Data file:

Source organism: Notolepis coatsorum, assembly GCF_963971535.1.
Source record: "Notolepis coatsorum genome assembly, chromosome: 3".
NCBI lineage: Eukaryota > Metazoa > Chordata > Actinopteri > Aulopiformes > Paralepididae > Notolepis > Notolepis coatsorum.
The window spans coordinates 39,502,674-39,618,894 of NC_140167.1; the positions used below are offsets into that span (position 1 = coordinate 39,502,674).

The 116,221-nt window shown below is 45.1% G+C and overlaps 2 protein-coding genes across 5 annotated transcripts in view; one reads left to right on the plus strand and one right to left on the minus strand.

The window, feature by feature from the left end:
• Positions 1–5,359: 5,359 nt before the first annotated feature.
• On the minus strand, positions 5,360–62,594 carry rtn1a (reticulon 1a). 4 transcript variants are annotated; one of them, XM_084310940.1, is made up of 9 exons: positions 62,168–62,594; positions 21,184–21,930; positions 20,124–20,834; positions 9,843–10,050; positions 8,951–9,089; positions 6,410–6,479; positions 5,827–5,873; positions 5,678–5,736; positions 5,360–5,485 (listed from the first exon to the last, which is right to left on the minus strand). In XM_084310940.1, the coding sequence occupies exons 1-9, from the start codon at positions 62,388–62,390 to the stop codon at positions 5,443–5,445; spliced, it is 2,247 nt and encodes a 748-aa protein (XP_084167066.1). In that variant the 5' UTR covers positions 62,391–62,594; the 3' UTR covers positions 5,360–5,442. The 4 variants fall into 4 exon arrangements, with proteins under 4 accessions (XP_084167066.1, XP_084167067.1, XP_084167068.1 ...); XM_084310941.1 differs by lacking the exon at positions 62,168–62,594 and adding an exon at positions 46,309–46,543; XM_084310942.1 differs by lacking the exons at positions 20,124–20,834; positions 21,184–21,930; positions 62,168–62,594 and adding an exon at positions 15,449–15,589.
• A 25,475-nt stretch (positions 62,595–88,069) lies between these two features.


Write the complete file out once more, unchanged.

Source organism: Notolepis coatsorum, assembly GCF_963971535.1.
Source record: "Notolepis coatsorum genome assembly, chromosome: 3".
NCBI lineage: Eukaryota > Metazoa > Chordata > Actinopteri > Aulopiformes > Paralepididae > Notolepis > Notolepis coatsorum.
The window spans coordinates 39,502,674-39,618,894 of NC_140167.1; the positions used below are offsets into that span (position 1 = coordinate 39,502,674).

The 116,221-nt window shown below is 45.1% G+C and overlaps 2 protein-coding genes across 5 annotated transcripts in view; one reads left to right on the plus strand and one right to left on the minus strand.

The window, feature by feature from the left end:
• Positions 1–5,359: 5,359 nt before the first annotated feature.
• On the minus strand, positions 5,360–62,594 carry rtn1a (reticulon 1a). 4 transcript variants are annotated; one of them, XM_084310940.1, is made up of 9 exons: positions 62,168–62,594; positions 21,184–21,930; positions 20,124–20,834; positions 9,843–10,050; positions 8,951–9,089; positions 6,410–6,479; positions 5,827–5,873; positions 5,678–5,736; positions 5,360–5,485 (listed from the first exon to the last, which is right to left on the minus strand). In XM_084310940.1, the coding sequence occupies exons 1-9, from the start codon at positions 62,388–62,390 to the stop codon at positions 5,443–5,445; spliced, it is 2,247 nt and encodes a 748-aa protein (XP_084167066.1). In that variant the 5' UTR covers positions 62,391–62,594; the 3' UTR covers positions 5,360–5,442. The 4 variants fall into 4 exon arrangements, with proteins under 4 accessions (XP_084167066.1, XP_084167067.1, XP_084167068.1 ...); XM_084310941.1 differs by lacking the exon at positions 62,168–62,594 and adding an exon at positions 46,309–46,543; XM_084310942.1 differs by lacking the exons at positions 20,124–20,834; positions 21,184–21,930; positions 62,168–62,594 and adding an exon at positions 15,449–15,589.
• A 25,475-nt stretch (positions 62,595–88,069) lies between these two features.